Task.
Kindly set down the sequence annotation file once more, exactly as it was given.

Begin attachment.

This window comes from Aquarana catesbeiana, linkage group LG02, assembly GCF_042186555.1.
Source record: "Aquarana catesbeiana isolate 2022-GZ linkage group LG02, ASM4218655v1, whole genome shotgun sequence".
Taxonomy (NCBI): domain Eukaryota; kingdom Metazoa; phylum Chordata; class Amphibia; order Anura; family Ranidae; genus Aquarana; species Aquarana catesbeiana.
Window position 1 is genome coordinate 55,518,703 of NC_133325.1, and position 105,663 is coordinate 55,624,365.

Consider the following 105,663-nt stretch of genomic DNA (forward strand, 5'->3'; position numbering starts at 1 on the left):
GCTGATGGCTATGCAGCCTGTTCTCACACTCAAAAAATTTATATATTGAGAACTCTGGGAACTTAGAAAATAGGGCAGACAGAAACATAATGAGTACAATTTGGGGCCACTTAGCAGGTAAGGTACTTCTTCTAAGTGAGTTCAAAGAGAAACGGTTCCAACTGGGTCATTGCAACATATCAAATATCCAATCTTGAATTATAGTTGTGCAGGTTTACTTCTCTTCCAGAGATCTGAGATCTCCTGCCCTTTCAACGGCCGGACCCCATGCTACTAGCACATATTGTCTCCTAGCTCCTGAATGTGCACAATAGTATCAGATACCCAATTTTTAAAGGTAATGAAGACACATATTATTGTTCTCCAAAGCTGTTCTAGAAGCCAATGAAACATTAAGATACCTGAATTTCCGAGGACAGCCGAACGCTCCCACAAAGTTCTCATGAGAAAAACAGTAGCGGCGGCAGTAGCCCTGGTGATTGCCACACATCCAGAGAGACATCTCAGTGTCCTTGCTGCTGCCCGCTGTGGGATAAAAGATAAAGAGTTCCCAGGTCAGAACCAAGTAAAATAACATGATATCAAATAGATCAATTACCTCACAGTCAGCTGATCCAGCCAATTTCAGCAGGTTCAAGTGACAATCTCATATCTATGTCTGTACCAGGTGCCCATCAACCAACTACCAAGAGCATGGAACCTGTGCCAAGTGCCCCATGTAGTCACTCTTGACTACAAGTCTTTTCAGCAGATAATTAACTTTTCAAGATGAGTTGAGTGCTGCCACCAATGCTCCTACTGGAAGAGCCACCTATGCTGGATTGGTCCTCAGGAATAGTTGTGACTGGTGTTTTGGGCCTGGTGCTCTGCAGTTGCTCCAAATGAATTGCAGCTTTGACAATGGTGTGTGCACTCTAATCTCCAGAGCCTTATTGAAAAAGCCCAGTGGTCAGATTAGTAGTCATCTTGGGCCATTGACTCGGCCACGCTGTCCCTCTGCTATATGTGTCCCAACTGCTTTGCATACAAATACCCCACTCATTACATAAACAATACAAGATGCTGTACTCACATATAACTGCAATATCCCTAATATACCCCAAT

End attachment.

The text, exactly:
This window comes from Aquarana catesbeiana, linkage group LG02, assembly GCF_042186555.1.
Source record: "Aquarana catesbeiana isolate 2022-GZ linkage group LG02, ASM4218655v1, whole genome shotgun sequence".
Taxonomy (NCBI): domain Eukaryota; kingdom Metazoa; phylum Chordata; class Amphibia; order Anura; family Ranidae; genus Aquarana; species Aquarana catesbeiana.
Window position 1 is genome coordinate 55,518,703 of NC_133325.1, and position 105,663 is coordinate 55,624,365.

Consider the following 105,663-nt stretch of genomic DNA (forward strand, 5'->3'; position numbering starts at 1 on the left):
GCTGATGGCTATGCAGCCTGTTCTCACACTCAAAAAATTTATATATTGAGAACTCTGGGAACTTAGAAAATAGGGCAGACAGAAACATAATGAGTACAATTTGGGGCCACTTAGCAGGTAAGGTACTTCTTCTAAGTGAGTTCAAAGAGAAACGGTTCCAACTGGGTCATTGCAACATATCAAATATCCAATCTTGAATTATAGTTGTGCAGGTTTACTTCTCTTCCAGAGATCTGAGATCTCCTGCCCTTTCAACGGCCGGACCCCATGCTACTAGCACATATTGTCTCCTAGCTCCTGAATGTGCACAATAGTATCAGATACCCAATTTTTAAAGGTAATGAAGACACATATTATTGTTCTCCAAAGCTGTTCTAGAAGCCAATGAAACATTAAGATACCTGAATTTCCGAGGACAGCCGAACGCTCCCACAAAGTTCTCATGAGAAAAACAGTAGCGGCGGCAGTAGCCCTGGTGATTGCCACACATCCAGAGAGACATCTCAGTGTCCTTGCTGCTGCCCGCTGTGGGATAAAAGATAAAGAGTTCCCAGGTCAGAACCAAGTAAAATAACATGATATCAAATAGATCAATTACCTCACAGTCAGCTGATCCAGCCAATTTCAGCAGGTTCAAGTGACAATCTCATATCTATGTCTGTACCAGGTGCCCATCAACCAACTACCAAGAGCATGGAACCTGTGCCAAGTGCCCCATGTAGTCACTCTTGACTACAAGTCTTTTCAGCAGATAATTAACTTTTCAAGATGAGTTGAGTGCTGCCACCAATGCTCCTACTGGAAGAGCCACCTATGCTGGATTGGTCCTCAGGAATAGTTGTGACTGGTGTTTTGGGCCTGGTGCTCTGCAGTTGCTCCAAATGAATTGCAGCTTTGACAATGGTGTGTGCACTCTAATCTCCAGAGCCTTATTGAAAAAGCCCAGTGGTCAGATTAGTAGTCATCTTGGGCCATTGACTCGGCCACGCTGTCCCTCTGCTATATGTGTCCCAACTGCTTTGCATACAAATACCCCACTCATTACATAAACAATACAAGATGCTGTACTCACATATAACTGCAATATCCCTAATATACCCCAAT